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Living in a no e-mail world

So we discovered last year that Homeland Security Secretary Michael Chertoff doesn't use e-mail.

Well, apparently he is not alone. Attorney General Alberto Gonzalez apparently doesn't either. And, according to the NRP program On the Media, a media critique program, "he's not the only Cabinet official. Donald Rumsfeld claimed not to use it. Ditto for Condoleezza Rice and Michael Chertoff. In fact, the President himself told CNBC last year that he didn't touch the stuff.

PRESIDENT GEORGE BUSH: I tend not to email – or not only tend not to email -I don't email, because of the different record requests that could happen to a president. I don't want to receive emails, 'cause, you know, there's no telling what somebody would e-mail me - and it would show up as a, you know, a part some kind of a story. And I wouldn't be able to say, well, I didn't read the email. But I sent it to your address. How can you say you didn't? So, in other words, I'm very cautious about e mailing.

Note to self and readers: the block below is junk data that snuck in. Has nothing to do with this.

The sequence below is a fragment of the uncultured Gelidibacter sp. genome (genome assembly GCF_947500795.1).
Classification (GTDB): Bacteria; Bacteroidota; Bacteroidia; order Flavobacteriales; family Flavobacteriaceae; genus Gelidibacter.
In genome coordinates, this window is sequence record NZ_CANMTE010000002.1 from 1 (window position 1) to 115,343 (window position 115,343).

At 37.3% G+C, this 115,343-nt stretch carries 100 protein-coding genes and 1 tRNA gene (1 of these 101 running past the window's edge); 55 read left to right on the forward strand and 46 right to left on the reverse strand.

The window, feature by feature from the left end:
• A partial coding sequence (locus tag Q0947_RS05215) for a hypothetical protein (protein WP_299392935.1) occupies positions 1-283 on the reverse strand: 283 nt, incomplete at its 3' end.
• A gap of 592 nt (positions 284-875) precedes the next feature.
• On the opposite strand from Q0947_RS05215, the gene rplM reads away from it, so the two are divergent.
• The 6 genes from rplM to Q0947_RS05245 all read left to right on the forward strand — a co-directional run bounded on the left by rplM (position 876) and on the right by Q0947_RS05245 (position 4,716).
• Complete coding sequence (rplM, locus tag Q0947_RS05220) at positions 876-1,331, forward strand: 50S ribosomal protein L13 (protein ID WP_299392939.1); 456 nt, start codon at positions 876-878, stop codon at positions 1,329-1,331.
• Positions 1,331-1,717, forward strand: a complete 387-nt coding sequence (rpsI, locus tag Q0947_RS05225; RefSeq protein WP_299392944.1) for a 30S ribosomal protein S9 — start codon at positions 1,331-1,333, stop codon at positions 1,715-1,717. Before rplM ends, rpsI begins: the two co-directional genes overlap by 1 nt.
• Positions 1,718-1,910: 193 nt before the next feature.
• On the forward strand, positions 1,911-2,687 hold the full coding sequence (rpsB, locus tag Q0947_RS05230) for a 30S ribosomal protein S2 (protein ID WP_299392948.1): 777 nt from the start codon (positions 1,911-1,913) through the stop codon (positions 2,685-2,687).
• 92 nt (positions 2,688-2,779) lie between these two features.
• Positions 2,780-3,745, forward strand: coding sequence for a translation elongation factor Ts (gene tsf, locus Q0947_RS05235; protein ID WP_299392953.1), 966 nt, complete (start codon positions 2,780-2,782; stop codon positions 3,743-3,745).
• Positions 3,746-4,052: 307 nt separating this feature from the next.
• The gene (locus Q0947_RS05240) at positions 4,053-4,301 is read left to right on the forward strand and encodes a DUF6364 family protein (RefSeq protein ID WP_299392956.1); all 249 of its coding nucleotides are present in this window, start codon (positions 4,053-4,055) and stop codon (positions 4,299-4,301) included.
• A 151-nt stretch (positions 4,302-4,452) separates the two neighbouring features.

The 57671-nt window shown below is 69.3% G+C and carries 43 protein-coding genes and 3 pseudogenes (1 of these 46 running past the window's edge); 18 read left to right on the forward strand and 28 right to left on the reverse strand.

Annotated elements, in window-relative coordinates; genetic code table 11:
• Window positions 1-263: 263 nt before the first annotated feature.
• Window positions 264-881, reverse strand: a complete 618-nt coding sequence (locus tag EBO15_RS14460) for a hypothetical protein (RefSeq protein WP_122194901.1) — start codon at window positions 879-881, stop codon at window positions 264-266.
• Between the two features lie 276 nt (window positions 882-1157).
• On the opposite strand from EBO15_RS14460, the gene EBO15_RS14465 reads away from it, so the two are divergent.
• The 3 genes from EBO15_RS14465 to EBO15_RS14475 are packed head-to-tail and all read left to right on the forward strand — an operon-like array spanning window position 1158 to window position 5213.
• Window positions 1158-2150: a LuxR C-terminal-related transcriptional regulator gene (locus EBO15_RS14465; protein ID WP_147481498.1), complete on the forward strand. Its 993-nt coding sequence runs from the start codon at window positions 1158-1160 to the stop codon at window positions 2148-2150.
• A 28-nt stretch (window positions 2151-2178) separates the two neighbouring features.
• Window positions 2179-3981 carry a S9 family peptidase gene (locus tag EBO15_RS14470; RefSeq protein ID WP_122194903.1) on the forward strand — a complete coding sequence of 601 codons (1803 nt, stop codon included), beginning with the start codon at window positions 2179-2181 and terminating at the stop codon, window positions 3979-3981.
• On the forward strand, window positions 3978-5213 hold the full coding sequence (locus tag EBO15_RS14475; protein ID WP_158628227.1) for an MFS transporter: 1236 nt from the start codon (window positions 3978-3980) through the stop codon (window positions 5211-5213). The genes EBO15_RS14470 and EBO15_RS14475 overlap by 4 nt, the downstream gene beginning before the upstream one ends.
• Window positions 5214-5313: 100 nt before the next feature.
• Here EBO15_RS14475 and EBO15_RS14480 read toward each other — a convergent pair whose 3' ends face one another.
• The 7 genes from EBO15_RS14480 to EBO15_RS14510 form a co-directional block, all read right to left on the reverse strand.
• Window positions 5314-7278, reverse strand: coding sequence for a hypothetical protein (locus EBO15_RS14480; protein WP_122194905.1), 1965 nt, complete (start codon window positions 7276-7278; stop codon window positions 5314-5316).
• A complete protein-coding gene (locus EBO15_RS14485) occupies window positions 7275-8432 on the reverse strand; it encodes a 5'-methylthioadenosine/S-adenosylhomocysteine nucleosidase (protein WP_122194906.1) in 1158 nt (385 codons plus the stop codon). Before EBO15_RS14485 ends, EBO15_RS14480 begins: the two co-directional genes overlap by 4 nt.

And, ABC News.com's blog, The Blotter, reports that Al Qaeda top leader won't use the Internet or phones.

Wary of Western intelligence tehnologies, bin Laden's deputy Ayman al Zawahri has not used a telephone or accessed the Internet for four years, according to a report in today's Asharq al Awsat, a London-based Arabic-language daily.

But, as we discovered at the Doan hearing, many people at the White House do use e-mail -- just not official e-mail. (More here.)

Citizens for Responsibility and Ethics in Washington -- or CREW -- has raised questions about whether the White House is following the Presidential Records Act. Crew has also "sent a Freedom of Information Act (FOIA) request to the Office of Administration seeking White House record-keeping policies and guidance for presidential and federal records dating from January 1, 2001, to the present."

On the Media spoke to CREW's Melanie Sloan about the issue. They also spoke to Anna Nelson, a presidential historian at American University. Back in the '70s, she worked on a governmental commission that helped draft the Presidential Records Act, which requires presidents to preserve their documents as records.

During the On the Media program, they also discussed Presidential Executive Order 13233, which limits access to the records of former United States Presidents. Needless to say, many organizations have grave concerns about that executive order. There are links on Wikipedia.

Posted by Christopher Dorobek on Apr 07, 2007 at 12:16 PM


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